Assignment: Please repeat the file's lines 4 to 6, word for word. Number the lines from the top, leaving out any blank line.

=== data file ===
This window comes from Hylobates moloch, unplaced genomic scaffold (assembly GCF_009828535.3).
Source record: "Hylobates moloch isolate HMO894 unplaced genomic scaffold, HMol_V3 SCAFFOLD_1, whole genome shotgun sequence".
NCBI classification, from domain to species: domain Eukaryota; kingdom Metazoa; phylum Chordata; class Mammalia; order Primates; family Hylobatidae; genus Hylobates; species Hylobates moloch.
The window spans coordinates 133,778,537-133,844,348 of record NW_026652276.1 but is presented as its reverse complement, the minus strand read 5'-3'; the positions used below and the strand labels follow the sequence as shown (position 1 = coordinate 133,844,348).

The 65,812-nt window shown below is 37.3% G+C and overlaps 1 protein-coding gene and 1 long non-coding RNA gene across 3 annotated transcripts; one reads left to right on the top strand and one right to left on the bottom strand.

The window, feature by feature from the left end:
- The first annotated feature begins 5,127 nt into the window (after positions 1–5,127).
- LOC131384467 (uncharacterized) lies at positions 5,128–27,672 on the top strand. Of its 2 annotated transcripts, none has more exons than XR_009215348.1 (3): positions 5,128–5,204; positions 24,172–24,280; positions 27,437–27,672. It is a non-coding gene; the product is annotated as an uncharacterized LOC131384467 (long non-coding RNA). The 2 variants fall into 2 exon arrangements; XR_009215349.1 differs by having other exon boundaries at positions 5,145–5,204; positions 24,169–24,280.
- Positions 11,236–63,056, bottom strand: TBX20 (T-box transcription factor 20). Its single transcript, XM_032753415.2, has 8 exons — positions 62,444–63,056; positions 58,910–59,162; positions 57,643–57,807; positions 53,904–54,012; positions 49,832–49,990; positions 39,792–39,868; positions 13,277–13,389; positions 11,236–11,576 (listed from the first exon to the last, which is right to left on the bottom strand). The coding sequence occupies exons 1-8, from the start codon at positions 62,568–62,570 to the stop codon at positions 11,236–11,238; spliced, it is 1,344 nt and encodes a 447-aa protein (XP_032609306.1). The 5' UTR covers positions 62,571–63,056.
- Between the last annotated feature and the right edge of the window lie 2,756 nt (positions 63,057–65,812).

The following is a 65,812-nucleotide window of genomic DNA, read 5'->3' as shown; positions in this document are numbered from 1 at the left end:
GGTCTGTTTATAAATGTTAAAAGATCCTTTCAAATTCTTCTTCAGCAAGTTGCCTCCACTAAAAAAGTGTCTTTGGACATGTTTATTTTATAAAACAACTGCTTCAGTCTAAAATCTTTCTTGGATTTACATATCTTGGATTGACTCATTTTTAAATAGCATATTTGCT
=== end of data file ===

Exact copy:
The window spans coordinates 133,778,537-133,844,348 of record NW_026652276.1 but is presented as its reverse complement, the minus strand read 5'-3'; the positions used below and the strand labels follow the sequence as shown (position 1 = coordinate 133,844,348).

The 65,812-nt window shown below is 37.3% G+C and overlaps 1 protein-coding gene and 1 long non-coding RNA gene across 3 annotated transcripts; one reads left to right on the top strand and one right to left on the bottom strand.

The window, feature by feature from the left end: